The Edsel and Eleanor Ford House in Grosse Pointe Shores will open a new exhibit next month to celebrate the 100th anniversary of Edsel and Eleanor’s marriage, called Down the Aisle: 100 Years of Ford Family Weddings, highlighting the evolution of wedding traditions and trends over the past century.
“Weddings are a unique and intimate experience for everyone,” says Kathleen Mullins, president of the Ford House. “Down the Aisle will guide visitors through generations of this iconic American family’s weddings, from bouquets and wedding cakes to gowns and accessories. We hope guests will feel a sense of nostalgia and reminisce about their own cherished memories while they view this rare collection.”
Mullins says the exhibit, which opens June 26 to Nov. 6, will feature never-before-seen images from the family’s personal collections; footage from Edsel and Eleanor’s rehearsal dinner; wedding favors and accessories from throughout the decades; and an original slice of Edsel and Eleanor’s wedding cake.
She says at the center of the exhibit is 14 bridal gowns worn by generations of Ford women. The dresses include Eleanor’s Russian-style, turn-of-the-century gown created by the designer House of Lucile; Josephine Ford’s hoop skirt gown from 1943; Martha Firestone’s luxurious Carrie Munn-designed gown from 1947; Cynthia Layne Neskow Ford’s 1974 Priscilla of Boston gown; and 10 other examples of gowns from the 1940s through 2015.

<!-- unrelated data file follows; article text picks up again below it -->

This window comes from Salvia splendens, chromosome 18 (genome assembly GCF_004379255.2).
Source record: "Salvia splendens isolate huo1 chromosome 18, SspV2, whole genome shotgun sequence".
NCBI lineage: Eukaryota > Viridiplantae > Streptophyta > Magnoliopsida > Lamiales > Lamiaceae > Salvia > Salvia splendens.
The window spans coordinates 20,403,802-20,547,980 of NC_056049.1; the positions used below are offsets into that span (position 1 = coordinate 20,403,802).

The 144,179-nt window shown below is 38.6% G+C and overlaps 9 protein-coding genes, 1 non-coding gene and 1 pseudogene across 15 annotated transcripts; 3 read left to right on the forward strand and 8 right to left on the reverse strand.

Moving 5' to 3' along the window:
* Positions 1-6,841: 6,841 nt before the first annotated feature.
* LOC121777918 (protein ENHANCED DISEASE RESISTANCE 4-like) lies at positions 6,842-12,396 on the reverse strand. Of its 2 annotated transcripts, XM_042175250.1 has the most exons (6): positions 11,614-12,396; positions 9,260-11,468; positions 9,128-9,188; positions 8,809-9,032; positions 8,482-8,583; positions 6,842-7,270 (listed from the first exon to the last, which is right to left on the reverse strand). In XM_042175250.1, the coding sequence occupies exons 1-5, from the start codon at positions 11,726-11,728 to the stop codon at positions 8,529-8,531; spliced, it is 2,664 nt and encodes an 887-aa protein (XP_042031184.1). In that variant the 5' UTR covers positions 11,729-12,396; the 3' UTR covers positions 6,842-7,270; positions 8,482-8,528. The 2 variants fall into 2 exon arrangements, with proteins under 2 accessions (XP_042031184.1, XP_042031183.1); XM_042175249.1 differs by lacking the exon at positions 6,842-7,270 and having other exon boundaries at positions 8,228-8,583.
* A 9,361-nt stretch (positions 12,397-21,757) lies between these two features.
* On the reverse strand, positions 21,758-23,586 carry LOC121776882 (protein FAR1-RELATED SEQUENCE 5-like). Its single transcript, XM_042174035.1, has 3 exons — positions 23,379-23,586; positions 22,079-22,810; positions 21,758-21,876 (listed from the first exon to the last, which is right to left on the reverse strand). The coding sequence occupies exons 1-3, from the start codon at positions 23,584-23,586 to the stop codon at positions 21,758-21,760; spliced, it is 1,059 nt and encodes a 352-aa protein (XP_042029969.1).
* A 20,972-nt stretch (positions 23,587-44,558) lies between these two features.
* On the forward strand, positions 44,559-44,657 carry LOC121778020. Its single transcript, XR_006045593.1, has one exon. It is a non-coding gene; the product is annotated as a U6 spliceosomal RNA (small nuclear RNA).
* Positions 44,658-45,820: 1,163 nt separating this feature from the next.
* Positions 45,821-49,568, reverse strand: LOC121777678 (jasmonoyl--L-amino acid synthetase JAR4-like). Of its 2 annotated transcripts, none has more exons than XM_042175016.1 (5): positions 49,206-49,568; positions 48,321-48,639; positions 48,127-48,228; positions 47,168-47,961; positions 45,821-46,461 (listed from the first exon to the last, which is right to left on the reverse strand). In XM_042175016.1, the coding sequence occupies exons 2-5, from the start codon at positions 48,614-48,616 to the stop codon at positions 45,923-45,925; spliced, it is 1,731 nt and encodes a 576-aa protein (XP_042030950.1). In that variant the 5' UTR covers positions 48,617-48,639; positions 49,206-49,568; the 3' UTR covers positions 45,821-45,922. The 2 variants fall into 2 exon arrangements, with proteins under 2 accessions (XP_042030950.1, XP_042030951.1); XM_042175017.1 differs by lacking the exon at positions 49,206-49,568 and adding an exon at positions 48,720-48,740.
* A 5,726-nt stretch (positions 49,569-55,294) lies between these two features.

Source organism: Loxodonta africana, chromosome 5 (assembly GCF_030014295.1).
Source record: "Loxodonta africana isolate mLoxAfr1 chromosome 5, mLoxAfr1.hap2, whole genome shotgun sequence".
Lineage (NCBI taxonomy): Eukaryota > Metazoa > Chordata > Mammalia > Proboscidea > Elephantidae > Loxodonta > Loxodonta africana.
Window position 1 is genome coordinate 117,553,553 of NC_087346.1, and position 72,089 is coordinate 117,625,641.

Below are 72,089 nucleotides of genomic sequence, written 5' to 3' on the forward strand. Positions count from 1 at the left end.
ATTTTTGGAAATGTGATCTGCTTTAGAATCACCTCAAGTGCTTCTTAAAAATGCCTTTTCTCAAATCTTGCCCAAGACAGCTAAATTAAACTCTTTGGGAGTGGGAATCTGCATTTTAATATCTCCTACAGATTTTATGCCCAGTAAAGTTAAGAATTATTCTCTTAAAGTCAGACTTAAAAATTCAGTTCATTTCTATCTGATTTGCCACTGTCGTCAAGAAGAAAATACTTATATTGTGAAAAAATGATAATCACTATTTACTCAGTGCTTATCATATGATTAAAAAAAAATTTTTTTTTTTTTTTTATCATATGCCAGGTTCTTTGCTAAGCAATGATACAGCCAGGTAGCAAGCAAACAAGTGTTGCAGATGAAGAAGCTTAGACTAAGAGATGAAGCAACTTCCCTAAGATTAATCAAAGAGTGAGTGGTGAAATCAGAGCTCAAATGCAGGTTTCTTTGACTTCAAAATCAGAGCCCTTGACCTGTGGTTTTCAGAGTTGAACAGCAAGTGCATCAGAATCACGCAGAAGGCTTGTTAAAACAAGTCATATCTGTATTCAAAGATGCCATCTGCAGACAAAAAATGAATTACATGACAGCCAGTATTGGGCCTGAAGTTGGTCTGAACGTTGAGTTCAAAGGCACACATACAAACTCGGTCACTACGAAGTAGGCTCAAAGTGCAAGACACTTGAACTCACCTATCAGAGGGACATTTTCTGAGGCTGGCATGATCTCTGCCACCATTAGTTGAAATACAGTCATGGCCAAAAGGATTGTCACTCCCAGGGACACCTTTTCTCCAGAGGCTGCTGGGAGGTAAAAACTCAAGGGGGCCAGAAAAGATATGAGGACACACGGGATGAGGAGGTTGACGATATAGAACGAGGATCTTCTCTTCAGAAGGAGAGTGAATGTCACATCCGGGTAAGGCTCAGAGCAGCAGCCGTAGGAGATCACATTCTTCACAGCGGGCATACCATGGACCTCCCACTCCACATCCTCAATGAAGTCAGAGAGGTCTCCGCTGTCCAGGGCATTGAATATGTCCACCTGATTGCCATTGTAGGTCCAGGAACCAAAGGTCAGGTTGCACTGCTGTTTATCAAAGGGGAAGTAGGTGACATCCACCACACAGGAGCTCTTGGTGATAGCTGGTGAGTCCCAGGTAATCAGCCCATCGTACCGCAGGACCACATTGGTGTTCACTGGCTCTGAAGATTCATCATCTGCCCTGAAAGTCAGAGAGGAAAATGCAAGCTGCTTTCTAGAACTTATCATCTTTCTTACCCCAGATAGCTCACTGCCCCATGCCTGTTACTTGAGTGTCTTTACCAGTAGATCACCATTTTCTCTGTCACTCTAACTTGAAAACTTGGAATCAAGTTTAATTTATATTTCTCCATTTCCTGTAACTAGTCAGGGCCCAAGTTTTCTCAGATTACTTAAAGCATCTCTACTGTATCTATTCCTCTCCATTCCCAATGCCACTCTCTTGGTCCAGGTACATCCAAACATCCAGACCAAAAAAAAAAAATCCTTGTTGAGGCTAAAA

Special programming throughout the duration of the exhibit will offer visitors a more detailed look at unique traditions and customs, including floral arrangements, ballroom dancing, gown preservation, and wedding china.
Mullins says the exhibit will kick off with a vow renewal ceremony in the estate’s garden, followed by a strolling dinner, a wedding cake, and dancing on June 25. Tickets cost $225 per couple.
Entry into the exhibit is included in the estate’s general admission fee. The Ford House, located at 1100 Lake Shore Rd., was built in 1915 and designed by architect Albert Kahn. The house resembles an English cottage with a stone roof, vine-covered walls, and lead-paned windows.